Barb Green, Parish Nurse

 Milton, WI


A person with pre-diabetes has a blood sugar level higher than normal but not high enough for a diagnosis of diabetes. The body is not using its own insulin as well as it should so the glucose (sugar) in your blood is not able to enter the body’s cells where it is used for energy. Blood test numbers that indicate pre-diabetes include: fasting glucose of 100-125 mg/dl; non-fasting glucose of 140-199mg/dl and an A1C blood test of 5.7-6.4%. The A1C gives an average of your blood glucose over a 3 month period and is considered a standard for diabetes testing.

A person diagnosed with pre-diabetes is at a higher risk for developing type 2 diabetes and other serious health problems, including heart disease and stroke. Unless lifestyle changes are made, 15-30% of pre-

diabetics will develop type 2 diabetes within five years.

Risk factors for pre-diabetes and diabetes include:

inactivity, overweight, family history of diabetes, being African American, American Indian, Alaskan Native, Hispanic, Pacific Islander or Asian, high blood fats (triglycerides and cholesterol levels), blood pressure greater than 135/85, history of gestational diabetes or giving birth to a baby weighing nine pounds or more and Agent Orange exposure.

Could you have pre-diabetes? Answer these seven questions and find your score. The numbers behind the question indicate how many points you get for answering yes. No votes are all 0.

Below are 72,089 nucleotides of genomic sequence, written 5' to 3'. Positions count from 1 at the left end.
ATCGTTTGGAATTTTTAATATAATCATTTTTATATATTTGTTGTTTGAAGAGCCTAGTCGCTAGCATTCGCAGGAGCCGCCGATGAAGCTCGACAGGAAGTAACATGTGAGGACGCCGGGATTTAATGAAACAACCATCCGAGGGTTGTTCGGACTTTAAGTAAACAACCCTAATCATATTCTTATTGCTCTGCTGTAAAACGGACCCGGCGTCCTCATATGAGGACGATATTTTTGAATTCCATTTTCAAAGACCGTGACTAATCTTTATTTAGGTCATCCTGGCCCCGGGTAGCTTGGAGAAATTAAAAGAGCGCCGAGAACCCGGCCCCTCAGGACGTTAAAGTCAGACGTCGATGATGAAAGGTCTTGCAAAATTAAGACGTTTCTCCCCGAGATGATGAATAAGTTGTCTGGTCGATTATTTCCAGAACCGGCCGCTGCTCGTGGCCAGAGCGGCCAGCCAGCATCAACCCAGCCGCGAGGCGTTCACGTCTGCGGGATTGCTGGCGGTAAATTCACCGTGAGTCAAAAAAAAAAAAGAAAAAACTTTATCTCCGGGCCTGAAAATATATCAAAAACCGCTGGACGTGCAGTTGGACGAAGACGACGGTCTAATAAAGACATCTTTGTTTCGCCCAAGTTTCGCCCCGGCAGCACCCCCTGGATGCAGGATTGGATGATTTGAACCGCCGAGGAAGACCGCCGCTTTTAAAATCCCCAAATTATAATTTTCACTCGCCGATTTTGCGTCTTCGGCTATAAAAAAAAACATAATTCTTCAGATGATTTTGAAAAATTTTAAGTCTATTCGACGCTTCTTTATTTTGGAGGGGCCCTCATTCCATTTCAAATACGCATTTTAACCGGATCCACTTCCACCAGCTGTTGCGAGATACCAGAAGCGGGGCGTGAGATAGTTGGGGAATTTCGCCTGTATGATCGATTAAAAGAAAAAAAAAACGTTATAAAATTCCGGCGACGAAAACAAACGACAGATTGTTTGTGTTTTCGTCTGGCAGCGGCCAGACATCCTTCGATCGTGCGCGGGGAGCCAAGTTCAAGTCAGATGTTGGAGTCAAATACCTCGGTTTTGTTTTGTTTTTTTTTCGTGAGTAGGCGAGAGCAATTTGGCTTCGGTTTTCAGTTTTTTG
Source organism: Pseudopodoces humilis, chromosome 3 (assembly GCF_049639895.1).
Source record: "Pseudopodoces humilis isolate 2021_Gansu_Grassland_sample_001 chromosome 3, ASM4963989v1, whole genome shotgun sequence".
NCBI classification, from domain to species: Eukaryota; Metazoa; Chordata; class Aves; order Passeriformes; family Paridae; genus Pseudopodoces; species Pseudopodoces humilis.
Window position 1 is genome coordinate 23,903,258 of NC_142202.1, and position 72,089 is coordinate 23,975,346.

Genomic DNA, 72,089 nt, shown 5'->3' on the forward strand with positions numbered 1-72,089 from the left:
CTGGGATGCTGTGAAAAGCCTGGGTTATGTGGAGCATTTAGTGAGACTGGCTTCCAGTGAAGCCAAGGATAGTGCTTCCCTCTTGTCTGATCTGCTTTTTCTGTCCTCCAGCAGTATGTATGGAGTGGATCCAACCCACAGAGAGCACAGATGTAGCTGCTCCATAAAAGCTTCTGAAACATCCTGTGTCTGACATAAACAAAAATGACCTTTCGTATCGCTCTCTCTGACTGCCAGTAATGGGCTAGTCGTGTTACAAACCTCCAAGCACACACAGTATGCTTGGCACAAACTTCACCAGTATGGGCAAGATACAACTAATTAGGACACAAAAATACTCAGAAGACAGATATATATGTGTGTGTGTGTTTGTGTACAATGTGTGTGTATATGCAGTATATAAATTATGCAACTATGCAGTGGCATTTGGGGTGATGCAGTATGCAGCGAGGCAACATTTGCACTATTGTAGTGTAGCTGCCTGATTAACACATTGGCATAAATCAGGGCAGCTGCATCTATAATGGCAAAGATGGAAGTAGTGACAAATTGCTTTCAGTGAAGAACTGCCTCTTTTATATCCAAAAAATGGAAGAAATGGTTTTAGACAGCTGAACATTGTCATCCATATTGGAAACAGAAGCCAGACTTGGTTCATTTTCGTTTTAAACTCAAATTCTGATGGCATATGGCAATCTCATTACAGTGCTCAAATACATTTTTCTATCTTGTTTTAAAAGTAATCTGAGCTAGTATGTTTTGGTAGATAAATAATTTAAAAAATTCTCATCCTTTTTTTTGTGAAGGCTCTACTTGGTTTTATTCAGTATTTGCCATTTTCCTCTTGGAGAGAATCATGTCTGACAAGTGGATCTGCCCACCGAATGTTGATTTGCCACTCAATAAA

• Are you a woman who has had a baby weighing more

than 9 pounds at birth? (1)

• Do you have a sister or brother with diabetes? (1)

• Do you have a parent with diabetes? (1)

Find your weight listed on the chart below:

• Do you weigh as much or more than the weight listed

for your height? (5)

• Are you younger than 65 and get little or no exercise

in a typical day? (5)

• Are you between 45 and 64 years of age? (5)

• Are you 65 years of age or older? (5)

If your score is 3-8 your risk is probably low for having pre-diabetes now. If your score is 9 or more your risk for having pre-diabetes now is high. If you are at risk see your health care provider.

There are two things you can do to help prevent or delay type 2 diabetes: lose 5-10% of your body weight and get 30 minutes or more of daily moderate physical activity. A safe weight loss to aim for is ½-2 pounds/

week. Making lifestyle changes in your eating habits by reducing your calorie intake and the amount of fats and sugars you eat is important.

Cut back on portion sizes, especially from carbohydrate foods which raise blood sugar. The general categories for carbs include bread, grains and starchy vegetables such as potatoes, corn, peas; fruit, milk and sweets. Non-starchy vegetables such as green beans, broccoli, tomatoes; meat and other protein and fat do not raise blood sugar. Three servings of carbs/meal or 45 grams is a good goal.

Other tips include sharing a meal when eating out, choosing more vegetables, fruits, whole grains and beans; limiting fruit juices, sodas, sports and energy drinks; avoiding fried foods; and choosing lean cuts of meat. Increasing your physical activity helps decrease blood sugar levels, lowers blood fat levels and blood pressure and assists you in keeping a healthy weight. Limiting alcoholic drinks to 1 drink per day for women or 2 drinks per day for men and quitting smoking also help.

For more help log on to the National Diabetes Prevention Program:

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